This article is part of our weekly ’10 Ways to’ series of parenting tips, and is by One Family’s Director of Children and Parenting Services, Geraldine Kelly.

For support and advice on these or any related topics, call askonefamily on lo-call 1890 66 22 12 or email support@onefamily.ie.

Parenting Tips | Helping children to cope with bumps and bruises

When it comes to minor scrapes and falls, some children brush them off easily. Other children stop and seek sympathy with every scratch and scrape. Children can often seek sympathy for attention. Most parents, no matter how busy they are, will stop whatever they are doing when a child cries out from an injury. Children learn very early that crying gets attention.

Another reason for tears after falls is that children enjoy the kindness of the care they receive: the nursing from a parent, the kiss and hug, the plasters. Most children see plasters as the crowning glory for their cut or scrape. The plaster can signal for a number of hours or days that an injury occurred gaining further attention that the child may need and enjoy. Some children have low pain thresholds and any bump or scrape could be of great sensitivity for them. Their coping skills could be very low around injuries or blood and they get upset. The upset could last anything from seconds to an hour or longer.

Most children have bumps and scrapes several times a day so how can you support your child to stay calm and react appropriately to the situation? Here, we offer ’10 ways’ to support your child through minor tumbles and scrapes:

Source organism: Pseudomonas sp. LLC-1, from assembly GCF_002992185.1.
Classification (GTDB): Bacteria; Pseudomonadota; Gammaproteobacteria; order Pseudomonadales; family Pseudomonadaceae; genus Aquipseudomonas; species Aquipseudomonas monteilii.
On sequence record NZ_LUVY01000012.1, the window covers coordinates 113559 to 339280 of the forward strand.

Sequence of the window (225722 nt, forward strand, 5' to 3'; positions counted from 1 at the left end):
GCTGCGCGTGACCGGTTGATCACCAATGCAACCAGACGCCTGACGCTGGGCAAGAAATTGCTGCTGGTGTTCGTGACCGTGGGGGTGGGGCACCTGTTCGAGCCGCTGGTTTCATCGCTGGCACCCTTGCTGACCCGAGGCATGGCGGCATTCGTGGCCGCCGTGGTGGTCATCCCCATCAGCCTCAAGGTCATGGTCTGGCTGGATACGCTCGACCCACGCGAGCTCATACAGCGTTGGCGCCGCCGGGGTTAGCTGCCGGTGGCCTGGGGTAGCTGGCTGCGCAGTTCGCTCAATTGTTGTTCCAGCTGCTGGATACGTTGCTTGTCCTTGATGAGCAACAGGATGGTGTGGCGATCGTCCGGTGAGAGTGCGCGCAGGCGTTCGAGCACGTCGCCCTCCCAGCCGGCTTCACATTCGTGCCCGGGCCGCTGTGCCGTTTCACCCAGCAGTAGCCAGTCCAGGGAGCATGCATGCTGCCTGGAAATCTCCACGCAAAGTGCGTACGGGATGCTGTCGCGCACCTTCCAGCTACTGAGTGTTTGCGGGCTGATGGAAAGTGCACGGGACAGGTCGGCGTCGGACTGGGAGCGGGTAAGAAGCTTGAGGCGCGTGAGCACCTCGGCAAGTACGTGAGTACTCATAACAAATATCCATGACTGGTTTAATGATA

1. If you have a very young child who is just becoming mobile, try to stay calm when they tumble over. React slowly and check out what is happening as you approach them. Allow them time to assert themselves before you take over. They may recover without you grabbing them up and examining them all over. If they do get up by themselves, praise them by saying “You toppled over but look you managed to get up again, well done, let me check your head for bumps”. This is giving your child attention as required but also letting them know that they have coping skills.
  2. When children do have accidents, focus on what happened and try to console them without scolding them. There will be time later to talk to them about the dangers of what they were doing that led to the accident. When they are hurt is not the time. It is important that the child has not learned that there is more danger is seeking attention than what was inflicted from the injury.
  3. Remember that often the worry of what might have happened becomes bigger than what actually did happen. The fear creates a great level of anxiety for both the child and the parent.
  4. Acknowledge that they are hurt, praise them for bravery and treat the injury. This could be kisses, cuddles or plasters, or all three. Move on. Continue to talk about their bravery but continue to acknowledge the injury if they need that also. Don’t dwell on it. Focusing on other things such as how brave they were helps them to move on.
  5. When it comes to sports, coaches often say that more and more children are leaving the pitch in tears from injuries. Help children to know they will recover and that it wasn’t done in badness (by their opponent). In games tackles are hard but it is part of the game. Help them to understand the difference between intentional and accidental.